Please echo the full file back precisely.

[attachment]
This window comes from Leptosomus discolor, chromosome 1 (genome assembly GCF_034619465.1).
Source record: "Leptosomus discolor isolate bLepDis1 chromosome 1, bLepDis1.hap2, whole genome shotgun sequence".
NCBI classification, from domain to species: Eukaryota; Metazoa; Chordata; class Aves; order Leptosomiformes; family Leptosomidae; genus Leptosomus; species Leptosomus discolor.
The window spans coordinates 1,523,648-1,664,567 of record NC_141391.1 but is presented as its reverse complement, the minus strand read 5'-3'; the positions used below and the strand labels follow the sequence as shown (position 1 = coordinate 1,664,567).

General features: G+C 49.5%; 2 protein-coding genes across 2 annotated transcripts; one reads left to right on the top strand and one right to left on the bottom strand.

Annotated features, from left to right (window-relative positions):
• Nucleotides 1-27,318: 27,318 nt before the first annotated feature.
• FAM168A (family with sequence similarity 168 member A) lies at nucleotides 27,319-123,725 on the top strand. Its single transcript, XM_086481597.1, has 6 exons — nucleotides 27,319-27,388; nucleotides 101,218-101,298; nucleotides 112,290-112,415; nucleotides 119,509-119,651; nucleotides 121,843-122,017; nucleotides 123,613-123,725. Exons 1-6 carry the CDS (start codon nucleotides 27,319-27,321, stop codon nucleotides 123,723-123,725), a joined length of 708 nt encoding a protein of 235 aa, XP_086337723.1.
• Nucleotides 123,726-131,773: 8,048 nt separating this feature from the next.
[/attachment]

This window comes from Leptosomus discolor, chromosome 1 (genome assembly GCF_034619465.1).
Source record: "Leptosomus discolor isolate bLepDis1 chromosome 1, bLepDis1.hap2, whole genome shotgun sequence".
NCBI classification, from domain to species: Eukaryota; Metazoa; Chordata; class Aves; order Leptosomiformes; family Leptosomidae; genus Leptosomus; species Leptosomus discolor.
The window spans coordinates 1,523,648-1,664,567 of record NC_141391.1 but is presented as its reverse complement, the minus strand read 5'-3'; the positions used below and the strand labels follow the sequence as shown (position 1 = coordinate 1,664,567).

General features: G+C 49.5%; 2 protein-coding genes across 2 annotated transcripts; one reads left to right on the top strand and one right to left on the bottom strand.

Annotated features, from left to right (window-relative positions):
• Nucleotides 1-27,318: 27,318 nt before the first annotated feature.
• FAM168A (family with sequence similarity 168 member A) lies at nucleotides 27,319-123,725 on the top strand. Its single transcript, XM_086481597.1, has 6 exons — nucleotides 27,319-27,388; nucleotides 101,218-101,298; nucleotides 112,290-112,415; nucleotides 119,509-119,651; nucleotides 121,843-122,017; nucleotides 123,613-123,725. Exons 1-6 carry the CDS (start codon nucleotides 27,319-27,321, stop codon nucleotides 123,723-123,725), a joined length of 708 nt encoding a protein of 235 aa, XP_086337723.1.
• Nucleotides 123,726-131,773: 8,048 nt separating this feature from the next.